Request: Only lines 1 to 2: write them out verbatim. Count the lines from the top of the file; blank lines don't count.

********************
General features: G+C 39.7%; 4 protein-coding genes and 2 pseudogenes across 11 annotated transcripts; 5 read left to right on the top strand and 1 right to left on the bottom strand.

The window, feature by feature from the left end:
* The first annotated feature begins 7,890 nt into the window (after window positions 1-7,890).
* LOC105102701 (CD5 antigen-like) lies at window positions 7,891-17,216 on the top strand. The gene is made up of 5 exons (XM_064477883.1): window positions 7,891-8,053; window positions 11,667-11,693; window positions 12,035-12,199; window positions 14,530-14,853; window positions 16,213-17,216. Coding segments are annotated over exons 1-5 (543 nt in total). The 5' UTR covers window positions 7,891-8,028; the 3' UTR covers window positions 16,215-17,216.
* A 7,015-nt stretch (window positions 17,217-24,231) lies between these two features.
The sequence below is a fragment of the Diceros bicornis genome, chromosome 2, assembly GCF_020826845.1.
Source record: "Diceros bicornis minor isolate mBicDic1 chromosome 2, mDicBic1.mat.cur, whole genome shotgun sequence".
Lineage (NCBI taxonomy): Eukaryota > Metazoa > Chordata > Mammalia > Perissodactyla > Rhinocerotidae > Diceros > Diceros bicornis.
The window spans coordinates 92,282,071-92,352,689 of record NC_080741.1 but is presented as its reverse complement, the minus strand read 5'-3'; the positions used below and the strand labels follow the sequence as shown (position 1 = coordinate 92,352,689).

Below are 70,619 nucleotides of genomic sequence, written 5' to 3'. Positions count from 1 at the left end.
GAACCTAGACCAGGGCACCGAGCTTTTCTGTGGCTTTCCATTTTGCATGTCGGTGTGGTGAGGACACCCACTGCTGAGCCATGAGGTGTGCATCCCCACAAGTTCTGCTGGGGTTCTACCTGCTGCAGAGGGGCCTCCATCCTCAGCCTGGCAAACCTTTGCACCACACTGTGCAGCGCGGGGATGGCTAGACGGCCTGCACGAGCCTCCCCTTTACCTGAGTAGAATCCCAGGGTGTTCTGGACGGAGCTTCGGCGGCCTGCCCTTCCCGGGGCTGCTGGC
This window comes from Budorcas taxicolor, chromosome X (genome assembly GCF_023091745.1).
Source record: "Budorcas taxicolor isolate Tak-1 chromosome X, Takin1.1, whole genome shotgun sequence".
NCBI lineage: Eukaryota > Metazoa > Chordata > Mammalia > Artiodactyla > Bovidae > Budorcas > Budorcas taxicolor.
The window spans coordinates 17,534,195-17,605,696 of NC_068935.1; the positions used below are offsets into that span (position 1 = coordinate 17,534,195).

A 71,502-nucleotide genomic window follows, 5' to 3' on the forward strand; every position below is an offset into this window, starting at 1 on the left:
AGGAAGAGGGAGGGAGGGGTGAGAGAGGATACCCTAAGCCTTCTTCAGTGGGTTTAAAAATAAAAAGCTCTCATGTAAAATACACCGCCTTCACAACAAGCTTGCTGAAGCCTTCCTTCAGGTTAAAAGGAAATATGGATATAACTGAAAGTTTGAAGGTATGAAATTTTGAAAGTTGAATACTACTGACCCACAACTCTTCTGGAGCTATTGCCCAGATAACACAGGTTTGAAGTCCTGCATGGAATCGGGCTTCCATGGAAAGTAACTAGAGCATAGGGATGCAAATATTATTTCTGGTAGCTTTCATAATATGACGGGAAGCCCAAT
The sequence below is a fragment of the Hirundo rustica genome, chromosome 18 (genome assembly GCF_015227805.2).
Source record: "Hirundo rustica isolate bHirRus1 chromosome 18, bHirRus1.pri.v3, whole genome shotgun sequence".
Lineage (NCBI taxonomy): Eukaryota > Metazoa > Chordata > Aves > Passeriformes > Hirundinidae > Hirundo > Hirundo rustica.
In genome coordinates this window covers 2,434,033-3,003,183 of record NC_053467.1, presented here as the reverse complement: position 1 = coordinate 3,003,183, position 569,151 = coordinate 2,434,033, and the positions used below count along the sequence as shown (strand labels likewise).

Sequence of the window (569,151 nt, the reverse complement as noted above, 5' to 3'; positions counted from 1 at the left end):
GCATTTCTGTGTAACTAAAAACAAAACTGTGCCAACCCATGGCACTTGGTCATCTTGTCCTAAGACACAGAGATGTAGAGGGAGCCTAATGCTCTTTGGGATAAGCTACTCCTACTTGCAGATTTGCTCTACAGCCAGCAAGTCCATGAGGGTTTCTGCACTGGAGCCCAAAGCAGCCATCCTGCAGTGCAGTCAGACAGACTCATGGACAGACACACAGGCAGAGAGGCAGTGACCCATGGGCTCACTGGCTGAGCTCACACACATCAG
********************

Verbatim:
General features: G+C 39.7%; 4 protein-coding genes and 2 pseudogenes across 11 annotated transcripts; 5 read left to right on the top strand and 1 right to left on the bottom strand.

The window, feature by feature from the left end: